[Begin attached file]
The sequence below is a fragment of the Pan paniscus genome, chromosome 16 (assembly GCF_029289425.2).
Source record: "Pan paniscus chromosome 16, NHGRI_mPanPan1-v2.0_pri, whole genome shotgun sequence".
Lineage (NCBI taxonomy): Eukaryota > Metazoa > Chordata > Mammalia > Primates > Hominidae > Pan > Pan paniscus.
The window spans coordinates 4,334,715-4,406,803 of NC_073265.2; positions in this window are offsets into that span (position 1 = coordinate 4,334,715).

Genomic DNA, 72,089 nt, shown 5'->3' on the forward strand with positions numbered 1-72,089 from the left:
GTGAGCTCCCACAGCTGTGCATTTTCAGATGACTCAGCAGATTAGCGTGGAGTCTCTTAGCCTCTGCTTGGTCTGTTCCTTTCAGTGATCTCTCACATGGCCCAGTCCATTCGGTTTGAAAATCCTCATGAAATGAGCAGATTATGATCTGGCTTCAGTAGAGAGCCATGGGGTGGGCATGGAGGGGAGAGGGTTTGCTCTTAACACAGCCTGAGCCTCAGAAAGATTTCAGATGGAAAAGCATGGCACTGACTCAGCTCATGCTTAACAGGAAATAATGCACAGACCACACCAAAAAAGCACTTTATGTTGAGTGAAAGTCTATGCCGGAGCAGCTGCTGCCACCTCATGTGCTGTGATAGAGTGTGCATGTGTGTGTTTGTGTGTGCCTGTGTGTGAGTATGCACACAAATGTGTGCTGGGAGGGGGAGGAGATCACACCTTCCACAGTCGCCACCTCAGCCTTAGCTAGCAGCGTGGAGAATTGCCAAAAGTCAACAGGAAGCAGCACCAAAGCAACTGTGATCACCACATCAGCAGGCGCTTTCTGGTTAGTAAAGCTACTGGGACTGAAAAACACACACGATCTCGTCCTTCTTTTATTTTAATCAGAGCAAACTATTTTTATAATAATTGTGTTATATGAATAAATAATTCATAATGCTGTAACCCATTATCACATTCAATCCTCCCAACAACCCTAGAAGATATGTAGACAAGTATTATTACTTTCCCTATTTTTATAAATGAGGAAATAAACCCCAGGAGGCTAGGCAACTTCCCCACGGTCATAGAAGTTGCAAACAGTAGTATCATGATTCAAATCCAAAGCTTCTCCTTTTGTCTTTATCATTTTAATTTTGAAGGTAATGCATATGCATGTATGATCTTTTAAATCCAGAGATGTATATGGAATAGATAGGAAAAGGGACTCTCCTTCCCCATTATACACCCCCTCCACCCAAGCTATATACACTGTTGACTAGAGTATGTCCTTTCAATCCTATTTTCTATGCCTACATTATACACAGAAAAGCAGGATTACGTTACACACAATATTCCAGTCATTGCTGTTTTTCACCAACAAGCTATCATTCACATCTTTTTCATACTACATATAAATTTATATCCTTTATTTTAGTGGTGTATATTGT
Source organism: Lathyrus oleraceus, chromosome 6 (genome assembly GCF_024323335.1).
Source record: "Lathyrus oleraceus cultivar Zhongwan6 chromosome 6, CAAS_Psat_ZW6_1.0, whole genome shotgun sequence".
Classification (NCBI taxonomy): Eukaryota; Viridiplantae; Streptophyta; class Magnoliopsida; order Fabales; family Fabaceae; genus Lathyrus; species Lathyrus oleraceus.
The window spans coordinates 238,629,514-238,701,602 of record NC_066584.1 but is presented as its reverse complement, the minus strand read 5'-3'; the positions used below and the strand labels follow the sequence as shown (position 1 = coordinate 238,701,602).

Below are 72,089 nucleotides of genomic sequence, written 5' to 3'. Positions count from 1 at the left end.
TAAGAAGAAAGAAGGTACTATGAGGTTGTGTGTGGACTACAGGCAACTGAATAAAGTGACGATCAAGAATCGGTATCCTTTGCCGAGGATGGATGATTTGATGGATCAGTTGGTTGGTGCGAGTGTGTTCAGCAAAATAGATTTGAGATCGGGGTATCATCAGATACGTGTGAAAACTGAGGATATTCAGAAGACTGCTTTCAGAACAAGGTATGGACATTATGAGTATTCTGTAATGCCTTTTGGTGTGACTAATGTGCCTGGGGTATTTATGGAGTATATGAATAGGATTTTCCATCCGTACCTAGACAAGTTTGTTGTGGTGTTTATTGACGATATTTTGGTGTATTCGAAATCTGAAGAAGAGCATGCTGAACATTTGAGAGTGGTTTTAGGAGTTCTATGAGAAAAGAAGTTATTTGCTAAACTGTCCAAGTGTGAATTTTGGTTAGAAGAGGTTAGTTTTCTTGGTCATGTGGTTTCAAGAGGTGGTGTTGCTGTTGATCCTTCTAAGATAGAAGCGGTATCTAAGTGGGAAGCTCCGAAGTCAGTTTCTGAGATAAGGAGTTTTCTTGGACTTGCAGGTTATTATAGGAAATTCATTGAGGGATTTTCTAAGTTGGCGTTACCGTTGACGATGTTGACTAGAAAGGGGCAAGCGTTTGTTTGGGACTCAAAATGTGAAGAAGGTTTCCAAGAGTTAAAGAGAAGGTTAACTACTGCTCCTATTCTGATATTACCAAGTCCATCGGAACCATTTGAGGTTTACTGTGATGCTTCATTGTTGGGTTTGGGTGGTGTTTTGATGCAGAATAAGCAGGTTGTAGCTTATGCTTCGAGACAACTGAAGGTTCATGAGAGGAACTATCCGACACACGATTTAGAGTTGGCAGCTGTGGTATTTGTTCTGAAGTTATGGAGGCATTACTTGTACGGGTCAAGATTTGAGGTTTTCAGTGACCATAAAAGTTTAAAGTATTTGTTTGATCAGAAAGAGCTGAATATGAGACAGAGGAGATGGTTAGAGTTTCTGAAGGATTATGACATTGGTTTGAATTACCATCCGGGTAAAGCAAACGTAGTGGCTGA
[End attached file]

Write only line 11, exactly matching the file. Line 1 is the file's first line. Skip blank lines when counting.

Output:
Below are 72,089 nucleotides of genomic sequence, written 5' to 3'. Positions count from 1 at the left end.